• The Mod 2 has 3.3″ barrel like an XD/s but is double stacked for higher capacity. Until Shootingthe bull410 tests ammo from a short barreled 45 I won’t go with anything shorter than a 4″ barrel in 45.

  10. Glad to see that I’m not the only one who sometimes carries OWB with an IWB holster. Seems to work fine for me. Having the belt on the outside seems to keep the butt pulled in so it doesn’t print.


    • Um, well, welcome to the internet. Sorry but there is no manual on how to operate it or its associated equipment. But, we tend to avoid typing in all caps – Its hard to read, and annoying. And, it doesn’t add the weight to your post that you think it does.

      Have fun, and stay out of trouble.

  12. Expensive pistol, but good choice of pistol. I wish I could afford similar items.
    Im hoping to get a decent 9mm, then a RIA 1911 45cal.
    Wish they made a sub compact (smaller version) of the Beretta M9 I used before

    • “Im hoping to get a decent 9mm”

      Might I recommend something in the CZ-75 line?

      I only bring it up because for some reason these often get overlooked. Excellent pistols across the board. Even if you end up choosing something else, they are worth looking at.

      Also, I held (but did not shoot) a Bersa compact 9mm not too long ago that just felt good in my hand. Never shot one, but it’s on my list now.

  13. I carry the XD sub 9mm in a Cooks AIWB kydex. I’m man enough to admit I don’t like shooting a .40, simple reason being it makes my wrist ache after training. 3 rounds, 5, 10, 20…sure. After 100 rounds my wrist is numb and I can’t make a fist. For whatever reason, the pounding is too much for me. Laugh and point all you like, I’m happy with a 9mm. The Cooks holster is amazing, I wear it 16 hours plus, been known to fall asleep with it on.

  14. Imagine the outrage if voting rights were similarly encumbered. “You have the right to vote but you are only allowed to vote for our approved candidates.”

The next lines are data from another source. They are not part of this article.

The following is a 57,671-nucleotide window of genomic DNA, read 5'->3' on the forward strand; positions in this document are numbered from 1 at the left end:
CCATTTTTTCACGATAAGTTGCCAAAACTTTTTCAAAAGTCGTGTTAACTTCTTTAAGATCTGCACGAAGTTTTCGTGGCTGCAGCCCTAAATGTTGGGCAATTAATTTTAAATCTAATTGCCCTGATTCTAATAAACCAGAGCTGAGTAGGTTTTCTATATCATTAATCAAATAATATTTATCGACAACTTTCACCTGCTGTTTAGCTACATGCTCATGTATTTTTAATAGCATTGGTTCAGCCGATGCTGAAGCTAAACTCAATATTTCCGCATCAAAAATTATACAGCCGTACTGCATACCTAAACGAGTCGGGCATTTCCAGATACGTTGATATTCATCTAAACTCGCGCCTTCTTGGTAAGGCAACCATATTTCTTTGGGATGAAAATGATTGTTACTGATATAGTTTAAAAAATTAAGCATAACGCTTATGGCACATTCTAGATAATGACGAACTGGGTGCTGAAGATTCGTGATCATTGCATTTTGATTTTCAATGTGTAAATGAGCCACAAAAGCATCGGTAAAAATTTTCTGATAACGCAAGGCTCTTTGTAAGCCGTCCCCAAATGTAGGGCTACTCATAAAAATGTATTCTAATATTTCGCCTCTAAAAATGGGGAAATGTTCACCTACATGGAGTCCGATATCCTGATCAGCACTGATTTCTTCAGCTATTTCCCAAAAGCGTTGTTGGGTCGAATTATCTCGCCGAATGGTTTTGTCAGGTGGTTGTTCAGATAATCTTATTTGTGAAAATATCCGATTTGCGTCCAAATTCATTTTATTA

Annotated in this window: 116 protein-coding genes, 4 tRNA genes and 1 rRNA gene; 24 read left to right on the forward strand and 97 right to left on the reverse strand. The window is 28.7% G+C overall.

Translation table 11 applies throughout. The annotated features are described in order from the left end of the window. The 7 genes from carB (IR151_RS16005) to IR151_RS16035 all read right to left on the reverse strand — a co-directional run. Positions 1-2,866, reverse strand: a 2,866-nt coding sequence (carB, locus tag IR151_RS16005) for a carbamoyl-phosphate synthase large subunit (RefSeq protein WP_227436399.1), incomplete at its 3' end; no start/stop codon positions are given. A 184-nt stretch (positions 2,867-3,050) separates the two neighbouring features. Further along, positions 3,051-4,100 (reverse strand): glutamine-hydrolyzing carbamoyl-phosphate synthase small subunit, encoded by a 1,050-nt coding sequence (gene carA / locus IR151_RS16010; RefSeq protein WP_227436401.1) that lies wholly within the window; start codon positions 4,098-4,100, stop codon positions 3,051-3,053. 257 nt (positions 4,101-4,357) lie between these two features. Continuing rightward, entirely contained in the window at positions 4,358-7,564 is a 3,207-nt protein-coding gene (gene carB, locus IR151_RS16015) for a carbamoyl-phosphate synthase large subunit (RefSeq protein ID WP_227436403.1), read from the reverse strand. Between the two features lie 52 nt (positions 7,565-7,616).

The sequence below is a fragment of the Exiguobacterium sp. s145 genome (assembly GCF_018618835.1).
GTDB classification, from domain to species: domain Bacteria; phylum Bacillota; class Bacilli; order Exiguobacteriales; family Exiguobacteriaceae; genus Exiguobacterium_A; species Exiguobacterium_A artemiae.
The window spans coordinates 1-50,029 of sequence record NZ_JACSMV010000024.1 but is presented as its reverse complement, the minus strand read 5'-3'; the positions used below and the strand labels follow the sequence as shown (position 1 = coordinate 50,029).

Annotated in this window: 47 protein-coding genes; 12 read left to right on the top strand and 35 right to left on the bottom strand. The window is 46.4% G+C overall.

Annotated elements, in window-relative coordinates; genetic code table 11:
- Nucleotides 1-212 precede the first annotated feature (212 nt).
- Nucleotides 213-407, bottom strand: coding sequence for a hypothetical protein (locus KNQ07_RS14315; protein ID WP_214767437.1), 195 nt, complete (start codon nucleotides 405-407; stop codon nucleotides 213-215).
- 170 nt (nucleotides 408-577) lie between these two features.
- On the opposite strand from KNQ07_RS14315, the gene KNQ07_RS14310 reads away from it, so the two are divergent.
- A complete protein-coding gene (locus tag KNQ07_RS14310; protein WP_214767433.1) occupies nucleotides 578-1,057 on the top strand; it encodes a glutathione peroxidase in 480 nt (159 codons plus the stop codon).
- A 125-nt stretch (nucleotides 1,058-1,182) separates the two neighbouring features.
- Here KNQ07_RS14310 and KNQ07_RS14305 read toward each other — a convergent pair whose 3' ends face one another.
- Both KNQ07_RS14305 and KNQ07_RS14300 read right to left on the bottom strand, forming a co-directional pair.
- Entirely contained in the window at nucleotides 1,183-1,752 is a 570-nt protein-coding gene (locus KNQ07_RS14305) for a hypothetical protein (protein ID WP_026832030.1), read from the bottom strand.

15. Nice compact. I assume the IWB in semi OWB for the photo.
    My daughter wants my FNX45 😀 Not exactly a CC sized pistol. So I’ll have to find her something she shoots as well but better for EDC. She is still a couple years away from CCH age. But she killed the pistol qual with the FNX45 the first day she shot it.
    I’m am helping to make sure she doesn’t inadvertently choose an anti-state for graduate school so she can take her pistol with her. :).

  16. Sara,
    “What I Carry and Why: Sara Tipton’s XD Sub-Compact”

    As a compound statement, it can be broken into it’s two segments:
    1. What I carry
    2. Why I carry

    Your article describes item 1 and why you carry item 1. But does not address item 2. So I would hope that you finish your article and do tell us, Why You Carry.

  17. Good for you Sara! Keep the updates coming…

    When I carry I do so with an H&K PSP in 9mm. I recently purchased a second one in near-new condition to share the carry duties. Safest and most accurate pistol I’ve ever used.

  18. I started my trek of handgun ownership with an XD 9 Service model. Was a decent gun, just kind of blocky. Don’t know that I’d stop there in my appreciation of carry fire arms .